—Think of your body as a straight line from the top of your head to your toes. No shoulder rounding, please; no sway back or piking either.
—“Don’t hang your head,” Levy-Rothschild said. “Look just past your hands.”
—Relax your neck. Without a “neutral neck,” Edwards said, “you’re putting compression on the cervical spine.”
—Push back on your toes to give your hamstrings a good stretch.
—Keep your ears in line with your shoulders.
—Remember to breathe. That may sound in the well-duh category of advice, but holding your breath is quite common.
HOW TO GET BETTER
Time yourself. This gives you a baseline.
Add a few seconds each time.
“It’s one of those you can really build up quickly,” Levy-Rothschild said. “You can put your iPhone right in front of your face and set ‘timer’ and go. Ten seconds feels like a lot in a plank, but that increases quickly and you get proud of yourself. Almost anyone can press for five more seconds, one more breath.”
“I tell people three sets of 30 (seconds) to start off,” Bernal said, “and then go from there.”
“Try to challenge yourself to do an extra five to 10 seconds,” Kadleck said. “You’d be surprised; day in and day out, you may be able to go from 10 seconds to 30 or 40 seconds. Our muscles have memory. The more you do it, the easier it becomes.”
Holding elbows to the side of the shoulder. That’s “putting too much pressure on the shoulder joints and making the weight disperse too much, thus giving rotator cuff issues,” Bernal said. In a high plank, “your elbows and wrists should line up directly underneath your shoulders. In a low plank, elbows should be directly under shoulders.”
Having your glutes up in the air. “If your bottom’s in the air, you’re not contracting your abs,” she said. “You’re overcompensating somewhere else. You’re probably putting more weight in your shoulders or your feet.”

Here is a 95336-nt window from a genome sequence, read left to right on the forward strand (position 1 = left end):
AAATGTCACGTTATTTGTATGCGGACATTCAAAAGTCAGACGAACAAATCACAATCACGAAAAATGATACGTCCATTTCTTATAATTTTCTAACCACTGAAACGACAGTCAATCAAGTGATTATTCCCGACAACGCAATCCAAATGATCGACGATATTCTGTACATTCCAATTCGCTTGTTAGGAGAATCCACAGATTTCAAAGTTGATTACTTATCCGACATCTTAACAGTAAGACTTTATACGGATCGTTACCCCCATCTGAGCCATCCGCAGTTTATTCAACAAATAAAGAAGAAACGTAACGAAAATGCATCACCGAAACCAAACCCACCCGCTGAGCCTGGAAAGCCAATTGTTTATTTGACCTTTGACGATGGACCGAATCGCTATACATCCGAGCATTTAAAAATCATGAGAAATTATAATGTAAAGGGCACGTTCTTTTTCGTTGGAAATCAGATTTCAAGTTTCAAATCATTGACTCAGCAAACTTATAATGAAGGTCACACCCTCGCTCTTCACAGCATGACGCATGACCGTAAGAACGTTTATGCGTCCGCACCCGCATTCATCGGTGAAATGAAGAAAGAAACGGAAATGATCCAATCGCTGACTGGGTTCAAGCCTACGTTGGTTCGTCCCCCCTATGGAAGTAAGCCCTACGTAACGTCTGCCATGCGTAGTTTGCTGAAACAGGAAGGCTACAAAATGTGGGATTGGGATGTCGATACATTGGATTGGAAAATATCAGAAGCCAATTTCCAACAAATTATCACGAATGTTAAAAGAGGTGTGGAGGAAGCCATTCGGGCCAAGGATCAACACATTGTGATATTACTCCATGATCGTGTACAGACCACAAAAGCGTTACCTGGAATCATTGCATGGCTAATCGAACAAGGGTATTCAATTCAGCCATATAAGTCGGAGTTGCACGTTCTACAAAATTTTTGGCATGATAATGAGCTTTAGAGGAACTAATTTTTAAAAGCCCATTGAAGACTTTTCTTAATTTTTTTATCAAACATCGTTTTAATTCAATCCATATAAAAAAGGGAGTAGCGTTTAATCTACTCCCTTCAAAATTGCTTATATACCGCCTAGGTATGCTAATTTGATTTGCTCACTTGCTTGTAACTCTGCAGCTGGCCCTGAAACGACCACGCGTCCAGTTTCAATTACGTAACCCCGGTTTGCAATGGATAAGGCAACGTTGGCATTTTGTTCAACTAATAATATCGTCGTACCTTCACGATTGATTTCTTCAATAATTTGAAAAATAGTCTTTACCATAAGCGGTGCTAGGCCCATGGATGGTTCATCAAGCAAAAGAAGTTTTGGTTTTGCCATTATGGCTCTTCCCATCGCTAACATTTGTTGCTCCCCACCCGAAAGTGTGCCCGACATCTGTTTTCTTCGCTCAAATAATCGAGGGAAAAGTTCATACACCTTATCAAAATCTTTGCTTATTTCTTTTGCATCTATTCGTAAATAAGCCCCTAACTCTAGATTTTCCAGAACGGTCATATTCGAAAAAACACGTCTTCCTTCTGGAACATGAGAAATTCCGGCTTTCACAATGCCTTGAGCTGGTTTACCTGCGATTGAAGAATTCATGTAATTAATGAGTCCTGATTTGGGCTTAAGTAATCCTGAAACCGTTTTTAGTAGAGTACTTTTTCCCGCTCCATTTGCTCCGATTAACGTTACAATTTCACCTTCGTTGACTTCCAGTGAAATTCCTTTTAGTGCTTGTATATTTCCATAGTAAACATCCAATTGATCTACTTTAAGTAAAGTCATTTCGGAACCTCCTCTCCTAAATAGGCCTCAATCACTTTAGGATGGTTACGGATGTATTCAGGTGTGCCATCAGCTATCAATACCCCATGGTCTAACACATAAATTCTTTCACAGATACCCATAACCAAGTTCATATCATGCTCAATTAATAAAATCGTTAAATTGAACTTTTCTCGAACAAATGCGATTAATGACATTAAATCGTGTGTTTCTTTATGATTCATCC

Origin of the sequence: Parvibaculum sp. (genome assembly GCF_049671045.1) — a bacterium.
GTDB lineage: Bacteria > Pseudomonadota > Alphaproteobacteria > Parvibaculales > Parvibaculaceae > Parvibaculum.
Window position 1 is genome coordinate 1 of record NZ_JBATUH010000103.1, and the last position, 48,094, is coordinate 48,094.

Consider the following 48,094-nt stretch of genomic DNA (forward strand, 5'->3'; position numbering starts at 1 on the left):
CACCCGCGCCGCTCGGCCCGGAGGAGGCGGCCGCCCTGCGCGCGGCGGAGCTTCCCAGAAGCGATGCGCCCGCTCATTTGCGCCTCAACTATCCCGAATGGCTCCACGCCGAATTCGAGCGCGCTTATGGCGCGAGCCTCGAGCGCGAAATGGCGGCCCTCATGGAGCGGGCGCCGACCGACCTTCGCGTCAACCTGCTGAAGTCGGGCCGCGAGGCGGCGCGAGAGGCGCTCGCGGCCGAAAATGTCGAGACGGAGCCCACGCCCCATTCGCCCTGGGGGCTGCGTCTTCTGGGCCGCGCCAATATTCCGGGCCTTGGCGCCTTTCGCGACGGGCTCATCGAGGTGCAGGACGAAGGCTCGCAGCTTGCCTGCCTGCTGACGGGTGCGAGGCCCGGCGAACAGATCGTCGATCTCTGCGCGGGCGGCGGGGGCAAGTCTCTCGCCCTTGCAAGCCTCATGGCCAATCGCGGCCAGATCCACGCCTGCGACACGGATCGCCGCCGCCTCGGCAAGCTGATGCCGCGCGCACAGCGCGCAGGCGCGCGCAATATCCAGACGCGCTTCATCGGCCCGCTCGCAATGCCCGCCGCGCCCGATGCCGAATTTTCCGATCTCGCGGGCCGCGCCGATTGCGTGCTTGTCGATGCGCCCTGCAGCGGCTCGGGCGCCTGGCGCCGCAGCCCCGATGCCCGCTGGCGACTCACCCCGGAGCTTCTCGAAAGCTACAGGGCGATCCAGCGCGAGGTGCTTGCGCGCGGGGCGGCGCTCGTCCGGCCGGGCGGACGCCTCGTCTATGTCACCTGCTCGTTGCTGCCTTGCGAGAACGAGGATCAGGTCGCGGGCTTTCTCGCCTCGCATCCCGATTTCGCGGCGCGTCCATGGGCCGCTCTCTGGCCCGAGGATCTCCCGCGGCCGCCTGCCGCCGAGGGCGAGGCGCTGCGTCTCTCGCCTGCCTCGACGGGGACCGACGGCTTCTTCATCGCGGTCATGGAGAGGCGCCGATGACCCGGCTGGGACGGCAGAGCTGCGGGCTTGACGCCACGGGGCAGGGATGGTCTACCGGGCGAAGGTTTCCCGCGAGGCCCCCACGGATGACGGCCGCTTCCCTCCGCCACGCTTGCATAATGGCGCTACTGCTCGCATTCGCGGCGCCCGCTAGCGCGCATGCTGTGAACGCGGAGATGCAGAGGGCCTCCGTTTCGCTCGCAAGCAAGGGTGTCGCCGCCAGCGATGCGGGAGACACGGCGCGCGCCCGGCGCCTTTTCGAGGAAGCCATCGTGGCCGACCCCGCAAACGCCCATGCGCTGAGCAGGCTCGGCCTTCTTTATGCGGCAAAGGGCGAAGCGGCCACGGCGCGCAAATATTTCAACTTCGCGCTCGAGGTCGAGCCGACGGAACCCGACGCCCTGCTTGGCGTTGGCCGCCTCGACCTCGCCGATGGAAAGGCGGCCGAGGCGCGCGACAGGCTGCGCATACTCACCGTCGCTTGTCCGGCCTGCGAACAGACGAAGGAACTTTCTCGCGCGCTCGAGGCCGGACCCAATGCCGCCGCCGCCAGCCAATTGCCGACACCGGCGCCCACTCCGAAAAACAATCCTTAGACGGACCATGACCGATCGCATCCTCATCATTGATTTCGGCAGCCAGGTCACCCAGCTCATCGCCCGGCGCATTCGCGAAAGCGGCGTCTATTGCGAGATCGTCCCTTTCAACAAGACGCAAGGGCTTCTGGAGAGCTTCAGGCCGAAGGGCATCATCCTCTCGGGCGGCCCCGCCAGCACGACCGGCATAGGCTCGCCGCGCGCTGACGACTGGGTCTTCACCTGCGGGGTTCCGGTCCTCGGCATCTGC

Fanning your arms out; not having them directly under your shoulders.
Letting your hips sag. “That’s bad for your back,” Levy-Rotschild said.
Changing your base of support — that is, lifting a foot or an arm and thus going from four points of contact to three — will help improve balance, Edwards said.
“Alternate foot marches. Lift one leg, bring it down, lift the other,” she said. “Just by changing, you introduce a whole new challenge to your system; specifically, core muscles which help stabilize you and prevent rotation.”
Your body, she explains, wants to fall into that unsupported space. “You have to work on engaging your obliques and getting all your core muscles to fire.
A side plank works the oblique, or side, muscles. “You have one forearm on the ground, your body extended out, your feet on top of each other,” Edwards said. “That’s isolating lateral stabilizing muscles, abductor and adductor muscles as well as stability.”
To make the move dynamic, that is, moving, lift your hips up and off the ground. Or lift your top leg up and down. “Do that 6 to 12 times,” she says. “If you’re new to it, it’ll be hard and six is all you’ll want.”